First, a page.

04.12.2017

Gudrun Danzer on the art system in Graz, 1865−1918

Together with the Department of Art History of the Faculty of Arts, University of Ljubljana and Austrian Cultural Forum we cordially invite you to attend two lectures by Austrian art historian Gudrun Danzer as part of this year Art Exhibiting in Slovenia, from the Early 19th Century to Today seminar.
__________________________________________________________________________________________
GUDRUN DANZER

The Art System in Graz from the Founding of the Styrian Art Society in 1865 until the End of the Austrian-Hungarian Monarchy in 1918, part I
Monday, 4 December 2017, 7 pm,  Faculty of Arts (room 343), Aškerčeva 2, Ljubljana

In Graz, a second-order city in the Austrian-Hungarian Monarchy, during the second half of the 19th century, the bourgeoisie became wealthy through industrialisation and gradually started to dominate cultural life. One of their means of doing so was founding societies – such as the Styrian Art Society (Steiermärkischer Kunstverein) in 1865. Though this society remained dependant from the Austrian Art Society in Vienna (Österreichischer Kunstverein, founded in 1850) it played an important role in the art scene of Graz. Its exhibitions were the only possibility for local artists to show their work to a general public. Its activities and implications with other cultural institutions in the city will be explained – such as those with the art school (Ständische Zeichenakademie), the museum (Landesmuseum Joanneum), or the university (Karl Franzens Universität). They laid the groundwork for the reforms in the local art scene to come around the turn of the century.

The Art System in Graz from the Founding of the Styrian Art Society in 1865 until the End of the Austrian-Hungarian Monarchy in 1918, part II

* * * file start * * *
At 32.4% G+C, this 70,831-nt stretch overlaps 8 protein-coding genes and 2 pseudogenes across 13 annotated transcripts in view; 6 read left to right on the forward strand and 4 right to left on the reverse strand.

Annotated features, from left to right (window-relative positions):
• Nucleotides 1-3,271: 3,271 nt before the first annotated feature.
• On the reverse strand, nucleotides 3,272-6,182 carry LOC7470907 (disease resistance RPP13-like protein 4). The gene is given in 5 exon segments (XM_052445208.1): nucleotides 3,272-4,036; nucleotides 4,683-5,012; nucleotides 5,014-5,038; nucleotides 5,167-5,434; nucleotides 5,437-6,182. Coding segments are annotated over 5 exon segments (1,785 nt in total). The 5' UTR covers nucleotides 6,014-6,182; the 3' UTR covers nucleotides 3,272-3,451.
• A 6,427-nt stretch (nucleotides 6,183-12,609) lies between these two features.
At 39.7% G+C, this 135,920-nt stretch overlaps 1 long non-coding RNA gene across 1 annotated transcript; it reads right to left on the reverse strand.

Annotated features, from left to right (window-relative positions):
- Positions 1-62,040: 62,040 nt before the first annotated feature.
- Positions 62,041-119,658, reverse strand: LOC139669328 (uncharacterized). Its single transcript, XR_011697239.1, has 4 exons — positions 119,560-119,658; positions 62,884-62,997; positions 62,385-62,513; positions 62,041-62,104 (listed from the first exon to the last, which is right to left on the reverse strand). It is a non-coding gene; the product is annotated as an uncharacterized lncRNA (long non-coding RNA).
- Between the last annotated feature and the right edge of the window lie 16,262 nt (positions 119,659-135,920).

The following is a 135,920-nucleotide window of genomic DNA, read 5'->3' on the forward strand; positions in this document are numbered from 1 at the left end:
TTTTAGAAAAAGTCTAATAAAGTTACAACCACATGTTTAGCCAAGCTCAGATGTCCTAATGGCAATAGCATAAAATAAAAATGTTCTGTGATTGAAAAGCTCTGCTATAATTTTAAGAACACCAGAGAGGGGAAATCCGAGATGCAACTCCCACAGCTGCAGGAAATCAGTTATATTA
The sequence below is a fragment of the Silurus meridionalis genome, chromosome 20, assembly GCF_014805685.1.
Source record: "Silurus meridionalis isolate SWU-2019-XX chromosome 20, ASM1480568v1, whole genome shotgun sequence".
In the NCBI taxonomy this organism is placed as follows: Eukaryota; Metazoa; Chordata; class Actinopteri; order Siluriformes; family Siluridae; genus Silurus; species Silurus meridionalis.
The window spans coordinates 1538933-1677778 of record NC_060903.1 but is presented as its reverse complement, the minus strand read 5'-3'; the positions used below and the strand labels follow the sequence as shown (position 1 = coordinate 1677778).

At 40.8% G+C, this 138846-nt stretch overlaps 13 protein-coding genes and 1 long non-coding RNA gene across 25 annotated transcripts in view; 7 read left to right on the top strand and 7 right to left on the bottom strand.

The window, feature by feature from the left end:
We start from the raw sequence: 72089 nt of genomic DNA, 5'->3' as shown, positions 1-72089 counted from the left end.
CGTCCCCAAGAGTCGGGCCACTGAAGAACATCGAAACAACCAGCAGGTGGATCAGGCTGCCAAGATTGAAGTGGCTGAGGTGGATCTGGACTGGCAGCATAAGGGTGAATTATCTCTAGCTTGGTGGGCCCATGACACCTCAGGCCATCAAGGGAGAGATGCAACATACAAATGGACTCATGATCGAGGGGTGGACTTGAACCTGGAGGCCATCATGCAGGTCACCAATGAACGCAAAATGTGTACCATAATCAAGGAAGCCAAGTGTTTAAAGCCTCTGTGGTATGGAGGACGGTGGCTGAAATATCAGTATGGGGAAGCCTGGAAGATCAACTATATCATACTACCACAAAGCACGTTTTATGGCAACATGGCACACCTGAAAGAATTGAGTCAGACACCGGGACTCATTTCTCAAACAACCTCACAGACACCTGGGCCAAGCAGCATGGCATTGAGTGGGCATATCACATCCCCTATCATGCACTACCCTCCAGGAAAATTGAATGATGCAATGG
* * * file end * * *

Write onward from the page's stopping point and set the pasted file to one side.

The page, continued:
Tuesday, 5 December 2017, 7 pm,  Faculty of Arts (room 343), Aškerčeva 2, Ljubljana

The lecture will concentrate on the reforms and break-ups within the art-scene of Graz around 1900 and it will look on its development until 1918. A new museum's building was raised and opened in 1895 for the collections of cultural history and applied arts within the Joanneum (Culturhistorisches und Kunstgewerbemuseum). The same building exhibited the Joanneum's collection of paintings (Landesbildergalerie). The art school was reorganized (the Ständische Zeichnungsakademie changed into the Landeskunstschule) and two teachers were appointed from abroad (from Germany, although they were Austrians), namely Alfred von Schrötter and Alfred Zoff. Shortly before and after the turn of the century two artists' societies were founded, complementing the work of the Kunstverein – one more conservative, the other with a penchant for progress (Verein bildender Künstler Steiermarks and Grazer Künstlerbund). Graz saw its first art scandals discussed energetically by newspapers of varying ideological orientation. With the approach of World War I the political circumstances in Graz changed, with the emergence and rise of strong German nationalist thought. A testament to this can be found, for example, in the fact that many of the artists preferred German Munich for their studies rather than polyethnic Vienna.

Gudrun Danzer, art historian, is a curator at the Neue Galerie Graz, Universalmuseum Joanneum, where she is responsible for the collection of paintings and sculptures (from 1800 until today). She authored several exhibitions and catalogues concerning this collection; in 2014 her exhibition and catalogue Towards Modernity? Paul Schad-Rossa and the Arts in Graz (Aufbruch in die Moderne? Paul Schad-Rossa und die Kunst in Graz) focussed on different actors and controversial aspects of the art scene in Graz around 1900.

MORE ABOUT THE PROGRAMME
__________________________________________________________________________________________
Organised by
: Igor Zabel Association for Culture and Theory; Department of Art History, Faculty of Arts, University of Ljubljana
Supported by: Austrian Cultural Forum, Ljubljana, ERSTE Foundation

Cover of the magazine “Grazer Kunst“ (Graz Art), 1901, edited by the Grazer Künstlerbund, design: Paul Schad-Rossa. Source: Neue Galerie Graz, Universalmuseum Joanneum